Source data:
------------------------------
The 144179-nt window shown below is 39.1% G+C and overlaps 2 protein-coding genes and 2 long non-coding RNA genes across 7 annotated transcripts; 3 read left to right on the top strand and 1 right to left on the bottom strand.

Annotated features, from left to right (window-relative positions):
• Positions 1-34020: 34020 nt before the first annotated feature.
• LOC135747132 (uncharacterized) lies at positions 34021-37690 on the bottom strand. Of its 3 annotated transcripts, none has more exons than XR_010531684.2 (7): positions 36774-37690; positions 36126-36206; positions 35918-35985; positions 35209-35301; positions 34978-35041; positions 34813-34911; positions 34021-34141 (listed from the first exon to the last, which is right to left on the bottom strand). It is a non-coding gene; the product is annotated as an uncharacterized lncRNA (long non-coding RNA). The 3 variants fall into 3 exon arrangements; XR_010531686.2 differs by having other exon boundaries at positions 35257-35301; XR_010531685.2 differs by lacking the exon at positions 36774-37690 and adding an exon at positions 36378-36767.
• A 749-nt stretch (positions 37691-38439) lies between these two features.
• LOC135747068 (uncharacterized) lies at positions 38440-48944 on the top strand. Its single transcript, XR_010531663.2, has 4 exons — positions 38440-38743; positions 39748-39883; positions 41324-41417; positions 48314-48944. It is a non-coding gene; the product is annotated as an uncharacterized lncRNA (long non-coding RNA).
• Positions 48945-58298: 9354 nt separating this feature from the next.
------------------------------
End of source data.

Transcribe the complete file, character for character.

The 144179-nt window shown below is 39.1% G+C and overlaps 2 protein-coding genes and 2 long non-coding RNA genes across 7 annotated transcripts; 3 read left to right on the top strand and 1 right to left on the bottom strand.

Annotated features, from left to right (window-relative positions):
• Positions 1-34020: 34020 nt before the first annotated feature.
• LOC135747132 (uncharacterized) lies at positions 34021-37690 on the bottom strand. Of its 3 annotated transcripts, none has more exons than XR_010531684.2 (7): positions 36774-37690; positions 36126-36206; positions 35918-35985; positions 35209-35301; positions 34978-35041; positions 34813-34911; positions 34021-34141 (listed from the first exon to the last, which is right to left on the bottom strand). It is a non-coding gene; the product is annotated as an uncharacterized lncRNA (long non-coding RNA). The 3 variants fall into 3 exon arrangements; XR_010531686.2 differs by having other exon boundaries at positions 35257-35301; XR_010531685.2 differs by lacking the exon at positions 36774-37690 and adding an exon at positions 36378-36767.
• A 749-nt stretch (positions 37691-38439) lies between these two features.
• LOC135747068 (uncharacterized) lies at positions 38440-48944 on the top strand. Its single transcript, XR_010531663.2, has 4 exons — positions 38440-38743; positions 39748-39883; positions 41324-41417; positions 48314-48944. It is a non-coding gene; the product is annotated as an uncharacterized lncRNA (long non-coding RNA).
• Positions 48945-58298: 9354 nt separating this feature from the next.